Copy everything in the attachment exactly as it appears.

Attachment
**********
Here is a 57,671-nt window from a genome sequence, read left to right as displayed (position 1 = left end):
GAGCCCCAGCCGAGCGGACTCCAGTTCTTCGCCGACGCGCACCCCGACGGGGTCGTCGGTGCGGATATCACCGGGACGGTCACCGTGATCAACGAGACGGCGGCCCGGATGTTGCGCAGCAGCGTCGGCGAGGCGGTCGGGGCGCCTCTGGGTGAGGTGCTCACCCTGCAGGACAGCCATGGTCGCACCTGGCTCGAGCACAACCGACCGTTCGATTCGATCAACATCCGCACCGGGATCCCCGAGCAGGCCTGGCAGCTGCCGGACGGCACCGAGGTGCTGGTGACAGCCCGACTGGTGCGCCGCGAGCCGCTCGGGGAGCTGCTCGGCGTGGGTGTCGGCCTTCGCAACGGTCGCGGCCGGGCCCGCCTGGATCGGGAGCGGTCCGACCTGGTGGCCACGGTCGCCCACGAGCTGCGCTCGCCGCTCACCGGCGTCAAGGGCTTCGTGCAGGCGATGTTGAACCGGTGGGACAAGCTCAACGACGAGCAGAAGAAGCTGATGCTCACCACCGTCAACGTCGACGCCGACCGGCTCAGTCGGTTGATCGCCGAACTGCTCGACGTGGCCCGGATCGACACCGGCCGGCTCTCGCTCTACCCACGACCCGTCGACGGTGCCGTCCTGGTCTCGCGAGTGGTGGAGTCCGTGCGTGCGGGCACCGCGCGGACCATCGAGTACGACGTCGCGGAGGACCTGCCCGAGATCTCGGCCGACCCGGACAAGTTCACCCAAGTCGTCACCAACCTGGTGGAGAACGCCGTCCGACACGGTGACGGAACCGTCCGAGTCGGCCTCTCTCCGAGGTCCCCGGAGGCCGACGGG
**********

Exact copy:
Here is a 57,671-nt window from a genome sequence, read left to right as displayed (position 1 = left end):
GAGCCCCAGCCGAGCGGACTCCAGTTCTTCGCCGACGCGCACCCCGACGGGGTCGTCGGTGCGGATATCACCGGGACGGTCACCGTGATCAACGAGACGGCGGCCCGGATGTTGCGCAGCAGCGTCGGCGAGGCGGTCGGGGCGCCTCTGGGTGAGGTGCTCACCCTGCAGGACAGCCATGGTCGCACCTGGCTCGAGCACAACCGACCGTTCGATTCGATCAACATCCGCACCGGGATCCCCGAGCAGGCCTGGCAGCTGCCGGACGGCACCGAGGTGCTGGTGACAGCCCGACTGGTGCGCCGCGAGCCGCTCGGGGAGCTGCTCGGCGTGGGTGTCGGCCTTCGCAACGGTCGCGGCCGGGCCCGCCTGGATCGGGAGCGGTCCGACCTGGTGGCCACGGTCGCCCACGAGCTGCGCTCGCCGCTCACCGGCGTCAAGGGCTTCGTGCAGGCGATGTTGAACCGGTGGGACAAGCTCAACGACGAGCAGAAGAAGCTGATGCTCACCACCGTCAACGTCGACGCCGACCGGCTCAGTCGGTTGATCGCCGAACTGCTCGACGTGGCCCGGATCGACACCGGCCGGCTCTCGCTCTACCCACGACCCGTCGACGGTGCCGTCCTGGTCTCGCGAGTGGTGGAGTCCGTGCGTGCGGGCACCGCGCGGACCATCGAGTACGACGTCGCGGAGGACCTGCCCGAGATCTCGGCCGACCCGGACAAGTTCACCCAAGTCGTCACCAACCTGGTGGAGAACGCCGTCCGACACGGTGACGGAACCGTCCGAGTCGGCCTCTCTCCGAGGTCCCCGGAGGCCGACGGG